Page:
Friday, December 9, 2011

Watch Out – 1 Tim 4:16

Keep a close watch on yourself and on the teaching. Persist in this, for by so doing you will save both yourself and your hearers. (ESV)
Watch Yourself
Who is watching you? If you are a parent, you children watch you. They imitate you and even later in life, they have some of the same mannerisms. Terri (my wife) and I visited my brother and spent a few days with him and his wife. Afterwards, Terri commented about how much alike we were. I’ve seen some of the same things in myself that I saw in my dad, and I’ve seen them in my son. We are all very much different people but we have some learned habits that we picked up from our parents.

When we admire someone, we will try to emulate them. What is really scary though, is that I’ve even caught myself picking up characteristics of people that I don’t want to emulate. These are things like shrugging my shoulders or raising an eyebrow, not necessarily anything wrong. However, I’ve also seen people who have purposely tried to copy another person’s mannerisms.
Eph 4:21-22 Since you have heard about Jesus and have learned the truth that comes from him, throw off your old sinful nature and your former way of life, which is corrupted by lust and deception. (NLT) Mannerisms are one thing, but lifestyles are another. According to this verse, before we came to know Jesus, we learned a lot of corruption. Many of the habit that we learned from our parents, teachers, or other we admired were simply wrong. We have to watch ourselves to make sure we have thrown off those things and have replaced them with godly habits.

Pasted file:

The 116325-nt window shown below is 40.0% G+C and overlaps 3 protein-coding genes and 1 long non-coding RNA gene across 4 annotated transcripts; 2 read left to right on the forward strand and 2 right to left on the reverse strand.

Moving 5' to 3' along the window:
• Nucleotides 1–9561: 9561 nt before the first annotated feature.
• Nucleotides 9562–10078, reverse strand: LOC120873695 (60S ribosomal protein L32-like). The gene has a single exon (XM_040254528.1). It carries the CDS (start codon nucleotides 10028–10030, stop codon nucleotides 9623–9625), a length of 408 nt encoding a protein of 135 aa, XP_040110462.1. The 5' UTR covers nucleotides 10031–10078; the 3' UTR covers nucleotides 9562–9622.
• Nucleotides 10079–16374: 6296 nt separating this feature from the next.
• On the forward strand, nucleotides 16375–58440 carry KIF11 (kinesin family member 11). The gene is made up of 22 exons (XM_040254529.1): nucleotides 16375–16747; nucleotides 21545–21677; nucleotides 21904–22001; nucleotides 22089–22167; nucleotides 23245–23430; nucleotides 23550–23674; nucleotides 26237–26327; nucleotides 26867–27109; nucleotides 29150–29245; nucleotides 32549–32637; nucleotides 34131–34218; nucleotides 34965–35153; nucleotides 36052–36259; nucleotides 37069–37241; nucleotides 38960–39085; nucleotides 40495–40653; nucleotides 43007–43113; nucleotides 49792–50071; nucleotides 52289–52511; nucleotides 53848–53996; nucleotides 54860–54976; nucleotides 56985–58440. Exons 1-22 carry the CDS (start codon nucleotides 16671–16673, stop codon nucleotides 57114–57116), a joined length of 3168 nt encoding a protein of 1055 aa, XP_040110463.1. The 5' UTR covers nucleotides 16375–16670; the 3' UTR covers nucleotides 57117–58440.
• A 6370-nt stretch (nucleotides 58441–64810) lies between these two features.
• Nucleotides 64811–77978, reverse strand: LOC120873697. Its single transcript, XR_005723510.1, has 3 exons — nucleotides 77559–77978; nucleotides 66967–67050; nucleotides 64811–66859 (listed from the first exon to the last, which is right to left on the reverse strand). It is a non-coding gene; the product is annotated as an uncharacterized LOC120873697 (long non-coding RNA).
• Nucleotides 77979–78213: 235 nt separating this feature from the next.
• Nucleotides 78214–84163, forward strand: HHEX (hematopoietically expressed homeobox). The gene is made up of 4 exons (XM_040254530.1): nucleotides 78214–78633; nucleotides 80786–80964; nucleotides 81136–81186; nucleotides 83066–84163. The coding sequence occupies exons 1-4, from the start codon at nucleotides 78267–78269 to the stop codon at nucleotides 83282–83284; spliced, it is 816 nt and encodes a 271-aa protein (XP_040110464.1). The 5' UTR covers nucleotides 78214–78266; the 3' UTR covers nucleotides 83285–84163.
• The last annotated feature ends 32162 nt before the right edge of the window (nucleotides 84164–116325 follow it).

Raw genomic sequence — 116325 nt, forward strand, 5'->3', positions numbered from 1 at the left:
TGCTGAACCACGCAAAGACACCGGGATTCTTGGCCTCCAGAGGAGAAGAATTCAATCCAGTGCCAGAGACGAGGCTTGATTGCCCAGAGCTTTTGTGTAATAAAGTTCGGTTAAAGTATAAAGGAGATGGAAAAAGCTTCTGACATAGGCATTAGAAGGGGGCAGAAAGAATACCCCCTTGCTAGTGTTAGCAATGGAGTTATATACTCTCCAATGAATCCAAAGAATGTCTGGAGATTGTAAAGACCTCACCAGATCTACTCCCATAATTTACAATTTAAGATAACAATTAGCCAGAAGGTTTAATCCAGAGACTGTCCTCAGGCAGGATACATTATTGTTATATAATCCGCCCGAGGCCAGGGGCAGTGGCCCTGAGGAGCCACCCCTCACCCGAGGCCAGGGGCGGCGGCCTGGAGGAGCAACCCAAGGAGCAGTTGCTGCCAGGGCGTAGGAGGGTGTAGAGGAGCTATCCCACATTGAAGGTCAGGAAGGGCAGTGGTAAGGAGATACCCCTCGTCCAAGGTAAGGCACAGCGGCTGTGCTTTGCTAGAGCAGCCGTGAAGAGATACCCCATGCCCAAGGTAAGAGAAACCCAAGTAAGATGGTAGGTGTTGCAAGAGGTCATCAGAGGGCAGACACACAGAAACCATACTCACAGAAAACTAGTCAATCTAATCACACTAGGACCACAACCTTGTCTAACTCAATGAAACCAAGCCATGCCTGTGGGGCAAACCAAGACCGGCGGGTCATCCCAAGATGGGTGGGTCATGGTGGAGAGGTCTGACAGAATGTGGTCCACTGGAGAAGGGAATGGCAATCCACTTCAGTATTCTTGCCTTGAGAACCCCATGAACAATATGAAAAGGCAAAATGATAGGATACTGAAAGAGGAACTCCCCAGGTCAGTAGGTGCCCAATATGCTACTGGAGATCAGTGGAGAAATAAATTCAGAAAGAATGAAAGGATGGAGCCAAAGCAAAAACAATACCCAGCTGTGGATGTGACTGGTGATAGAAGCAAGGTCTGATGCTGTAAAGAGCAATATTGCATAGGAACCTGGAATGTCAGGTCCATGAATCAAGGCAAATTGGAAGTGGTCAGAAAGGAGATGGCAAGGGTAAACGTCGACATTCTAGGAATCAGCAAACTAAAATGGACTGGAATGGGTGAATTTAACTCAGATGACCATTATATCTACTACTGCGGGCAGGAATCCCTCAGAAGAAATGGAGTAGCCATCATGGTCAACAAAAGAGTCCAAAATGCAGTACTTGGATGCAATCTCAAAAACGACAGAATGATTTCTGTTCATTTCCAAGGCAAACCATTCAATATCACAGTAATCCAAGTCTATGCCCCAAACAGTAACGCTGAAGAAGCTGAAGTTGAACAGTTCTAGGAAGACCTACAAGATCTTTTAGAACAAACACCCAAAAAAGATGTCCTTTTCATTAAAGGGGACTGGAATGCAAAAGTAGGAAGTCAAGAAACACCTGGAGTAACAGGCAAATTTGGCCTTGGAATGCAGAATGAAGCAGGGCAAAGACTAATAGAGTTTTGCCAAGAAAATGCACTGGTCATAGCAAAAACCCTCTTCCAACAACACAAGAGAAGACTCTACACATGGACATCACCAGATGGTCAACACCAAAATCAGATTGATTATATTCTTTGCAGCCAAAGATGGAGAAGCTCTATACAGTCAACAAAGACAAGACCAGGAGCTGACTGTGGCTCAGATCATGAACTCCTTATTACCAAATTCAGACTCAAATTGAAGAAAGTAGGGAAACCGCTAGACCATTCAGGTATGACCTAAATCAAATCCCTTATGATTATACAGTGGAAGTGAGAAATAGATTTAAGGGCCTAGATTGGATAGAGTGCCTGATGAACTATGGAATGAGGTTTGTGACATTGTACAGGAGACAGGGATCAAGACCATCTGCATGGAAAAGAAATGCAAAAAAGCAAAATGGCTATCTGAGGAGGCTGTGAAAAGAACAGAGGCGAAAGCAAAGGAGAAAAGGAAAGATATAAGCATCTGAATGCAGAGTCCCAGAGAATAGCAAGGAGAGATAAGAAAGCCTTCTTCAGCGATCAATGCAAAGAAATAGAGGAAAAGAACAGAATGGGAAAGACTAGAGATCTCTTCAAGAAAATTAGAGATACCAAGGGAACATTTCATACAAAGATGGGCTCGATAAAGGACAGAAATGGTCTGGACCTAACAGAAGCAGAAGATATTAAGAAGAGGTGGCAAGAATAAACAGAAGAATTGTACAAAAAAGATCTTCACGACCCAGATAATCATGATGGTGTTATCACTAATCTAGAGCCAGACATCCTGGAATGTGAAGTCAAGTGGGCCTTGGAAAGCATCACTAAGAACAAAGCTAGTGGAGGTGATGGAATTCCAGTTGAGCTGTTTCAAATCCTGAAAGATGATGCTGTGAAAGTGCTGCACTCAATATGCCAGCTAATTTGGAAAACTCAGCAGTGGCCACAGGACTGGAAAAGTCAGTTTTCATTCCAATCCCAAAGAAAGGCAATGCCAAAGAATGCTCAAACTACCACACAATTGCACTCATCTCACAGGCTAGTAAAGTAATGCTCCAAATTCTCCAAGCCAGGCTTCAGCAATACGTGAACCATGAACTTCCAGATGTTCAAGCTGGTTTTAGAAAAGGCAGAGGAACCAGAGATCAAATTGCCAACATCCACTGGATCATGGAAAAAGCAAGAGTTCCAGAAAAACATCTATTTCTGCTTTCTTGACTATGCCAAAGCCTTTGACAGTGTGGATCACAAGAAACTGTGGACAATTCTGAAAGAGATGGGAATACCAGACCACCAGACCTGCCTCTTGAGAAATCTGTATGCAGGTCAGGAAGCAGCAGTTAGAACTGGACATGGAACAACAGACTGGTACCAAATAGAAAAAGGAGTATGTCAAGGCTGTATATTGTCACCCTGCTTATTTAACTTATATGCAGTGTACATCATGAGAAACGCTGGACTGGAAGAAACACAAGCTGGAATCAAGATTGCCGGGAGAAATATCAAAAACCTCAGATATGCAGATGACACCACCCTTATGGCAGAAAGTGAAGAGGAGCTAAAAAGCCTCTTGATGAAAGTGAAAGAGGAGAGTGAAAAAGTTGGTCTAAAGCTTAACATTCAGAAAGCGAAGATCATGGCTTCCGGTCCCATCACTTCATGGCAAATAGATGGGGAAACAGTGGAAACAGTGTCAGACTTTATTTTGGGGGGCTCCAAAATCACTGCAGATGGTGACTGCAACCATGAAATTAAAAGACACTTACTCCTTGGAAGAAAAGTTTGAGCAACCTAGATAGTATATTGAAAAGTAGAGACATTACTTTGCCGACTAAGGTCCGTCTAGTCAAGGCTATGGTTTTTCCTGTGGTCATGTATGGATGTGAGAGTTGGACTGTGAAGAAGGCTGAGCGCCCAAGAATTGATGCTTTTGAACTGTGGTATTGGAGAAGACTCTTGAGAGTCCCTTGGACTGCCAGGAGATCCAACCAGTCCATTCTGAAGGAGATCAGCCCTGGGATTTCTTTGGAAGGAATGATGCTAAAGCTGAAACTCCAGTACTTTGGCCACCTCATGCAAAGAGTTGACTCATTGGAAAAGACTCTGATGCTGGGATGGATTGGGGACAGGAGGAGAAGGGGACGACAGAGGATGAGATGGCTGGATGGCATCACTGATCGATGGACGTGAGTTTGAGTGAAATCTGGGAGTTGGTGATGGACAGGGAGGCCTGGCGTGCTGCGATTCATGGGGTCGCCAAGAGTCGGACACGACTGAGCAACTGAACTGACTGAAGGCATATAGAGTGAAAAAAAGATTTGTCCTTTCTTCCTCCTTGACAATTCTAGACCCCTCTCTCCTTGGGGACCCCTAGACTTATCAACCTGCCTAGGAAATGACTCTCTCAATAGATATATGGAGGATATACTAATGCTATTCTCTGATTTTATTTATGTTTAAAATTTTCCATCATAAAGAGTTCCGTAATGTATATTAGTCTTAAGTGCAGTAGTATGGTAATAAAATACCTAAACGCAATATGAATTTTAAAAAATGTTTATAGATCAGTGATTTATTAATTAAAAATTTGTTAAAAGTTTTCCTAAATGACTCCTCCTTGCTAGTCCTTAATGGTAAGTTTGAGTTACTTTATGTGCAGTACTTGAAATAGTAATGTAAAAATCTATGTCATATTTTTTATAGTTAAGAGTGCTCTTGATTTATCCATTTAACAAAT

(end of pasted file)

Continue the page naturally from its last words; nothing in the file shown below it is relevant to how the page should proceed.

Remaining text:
Because others are watching, and most importantly because God is watching, I need to be more self-aware. Ps 39:1 I said, "I will guard my ways, that I may not sin with my tongue; I will guard my mouth with a muzzle, so long as the wicked are in my presence." (ESV) I need to be always on guard to make sure that I don’t sin and it just isn’t because of the influence I have on the people who might imitate me, but it is also because of those who are wicked. When I’m not watching myself closely and slip up, it gives the wicked opportunity to speak evil of God.
Many verses command us to take heed to ourselves. Deut 4:9 Only take heed to yourself, and diligently keep yourself, lest you forget the things your eyes have seen, and lest they depart from your heart all the days of your life. (NKJV) This one was very interesting because it points out how easily we can forget what God has done for us. When I’m not depending on God daily, it is easy to think that I’m in charge and am able to accomplish things in my own strength. It would be easy to drift away and end up at the end of my life having even done things “for the Lord” but having my heart far from Him.

Watch What You Teach
I’ve said it before, but it bears repeating. We are all teachers to one degree or another. What we don’t teach by word, we teach by action. Some of us are more able to teach by word than others can. With blogs and self-published books, it is easier to put our teaching out to other, even millions of people. James 3:1 Let not many of you become teachers, my brethren, knowing that as such we will incur a stricter judgment. (NASB) I need to be very careful that my teaching lines up with the Word of God. Anyone who reads my writings must be alert as well; however, I am the one that is ultimately accountable for what I teach.